Chapter 8. Presentation Part II: XSL-FO

XSL-FO rounds out the trio of standards that make up XSL. The FO stands for Formatting Objects, which are containers of content that preserve structure and associate presentational information. XSLT prepares a document for formatting using XPath to disassemble it and produce an XSL-FO temporary file to drive a formatter.

Under a W3C charter, the XSL Working Group started to design a high-powered formatting language in 1998. XML was still new, but XSL was understood early on to be a factor in making it useful. The group split its efforts on two related technologies, a language for transformations (XSLT) and another for formatting (XSL-FO). XSLT, the first to become a recommendation in 1999, demonstrated itself to be generally useful even outside of publishing applications. XSL followed as a recommendation in 2001.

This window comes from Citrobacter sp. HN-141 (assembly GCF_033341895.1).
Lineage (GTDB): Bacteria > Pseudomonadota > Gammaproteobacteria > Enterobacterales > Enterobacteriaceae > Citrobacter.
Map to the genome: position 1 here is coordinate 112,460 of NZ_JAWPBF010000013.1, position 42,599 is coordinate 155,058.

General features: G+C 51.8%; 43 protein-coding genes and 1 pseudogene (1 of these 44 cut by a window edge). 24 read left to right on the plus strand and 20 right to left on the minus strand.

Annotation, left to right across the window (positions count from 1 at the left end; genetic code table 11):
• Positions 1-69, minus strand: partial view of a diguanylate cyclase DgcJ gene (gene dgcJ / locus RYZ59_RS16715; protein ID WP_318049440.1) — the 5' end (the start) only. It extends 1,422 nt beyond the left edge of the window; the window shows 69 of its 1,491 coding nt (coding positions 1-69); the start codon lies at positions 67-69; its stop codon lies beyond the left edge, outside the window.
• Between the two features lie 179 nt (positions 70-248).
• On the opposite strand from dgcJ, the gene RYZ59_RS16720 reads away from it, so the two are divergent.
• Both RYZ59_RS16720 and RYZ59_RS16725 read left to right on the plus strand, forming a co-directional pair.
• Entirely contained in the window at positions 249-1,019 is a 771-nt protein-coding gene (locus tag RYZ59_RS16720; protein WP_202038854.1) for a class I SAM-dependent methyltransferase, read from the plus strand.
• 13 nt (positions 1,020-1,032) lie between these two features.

Cascading Style Sheets, a jewel in the crown of the W3C, had been around for a few years and was a strong influence on the development of XSL. Its simple but numerous property statements make it easy to learn. You will see that quite a few of these properties have been imported into XSL-FO. The CSS box model, elegant and powerful, is the basis for XSL-FO’s area model. Mostly what has been added to XSL-FO are semantics for handling page layout and complex writing systems.

The principal advantages of XSL over CSS are:

  • Print-specific semantics such as page breaking. CSS happens to be moving in this direction too, so this distinction is ...

Get Learning XML, 2nd Edition now with the O’Reilly learning platform.

O’Reilly members experience live online training, plus books, videos, and digital content from nearly 200 publishers.